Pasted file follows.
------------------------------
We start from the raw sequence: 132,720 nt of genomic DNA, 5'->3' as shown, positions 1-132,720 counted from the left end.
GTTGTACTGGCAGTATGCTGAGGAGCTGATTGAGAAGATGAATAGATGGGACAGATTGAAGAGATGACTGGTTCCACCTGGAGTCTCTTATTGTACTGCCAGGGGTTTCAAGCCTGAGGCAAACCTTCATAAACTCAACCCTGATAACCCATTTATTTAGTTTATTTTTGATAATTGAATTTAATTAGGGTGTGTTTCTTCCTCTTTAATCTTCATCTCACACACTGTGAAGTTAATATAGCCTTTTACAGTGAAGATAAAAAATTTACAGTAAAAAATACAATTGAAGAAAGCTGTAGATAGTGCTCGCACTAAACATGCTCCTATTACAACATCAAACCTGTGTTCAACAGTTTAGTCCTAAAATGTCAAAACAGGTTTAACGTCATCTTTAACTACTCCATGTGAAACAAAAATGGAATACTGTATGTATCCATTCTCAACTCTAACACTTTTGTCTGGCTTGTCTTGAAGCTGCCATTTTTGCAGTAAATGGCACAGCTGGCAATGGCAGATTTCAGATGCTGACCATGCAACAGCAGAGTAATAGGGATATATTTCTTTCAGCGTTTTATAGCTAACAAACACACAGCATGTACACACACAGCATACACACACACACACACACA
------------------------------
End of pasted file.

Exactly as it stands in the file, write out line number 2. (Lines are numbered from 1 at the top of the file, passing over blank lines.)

GTTGTACTGGCAGTATGCTGAGGAGCTGATTGAGAAGATGAATAGATGGGACAGATTGAAGAGATGACTGGTTCCACCTGGAGTCTCTTATTGTACTGCCAGGGGTTTCAAGCCTGAGGCAAACCTTCATAAACTCAACCCTGATAACCCATTTATTTAGTTTATTTTTGATAATTGAATTTAATTAGGGTGTGTTTCTTCCTCTTTAATCTTCATCTCACACACTGTGAAGTTAATATAGCCTTTTACAGTGAAGATAAAAAATTTACAGTAAAAAATACAATTGAAGAAAGCTGTAGATAGTGCTCGCACTAAACATGCTCCTATTACAACATCAAACCTGTGTTCAACAGTTTAGTCCTAAAATGTCAAAACAGGTTTAACGTCATCTTTAACTACTCCATGTGAAACAAAAATGGAATACTGTATGTATCCATTCTCAACTCTAACACTTTTGTCTGGCTTGTCTTGAAGCTGCCATTTTTGCAGTAAATGGCACAGCTGGCAATGGCAGATTTCAGATGCTGACCATGCAACAGCAGAGTAATAGGGATATATTTCTTTCAGCGTTTTATAGCTAACAAACACACAGCATGTACACACACAGCATACACACACACACACACACA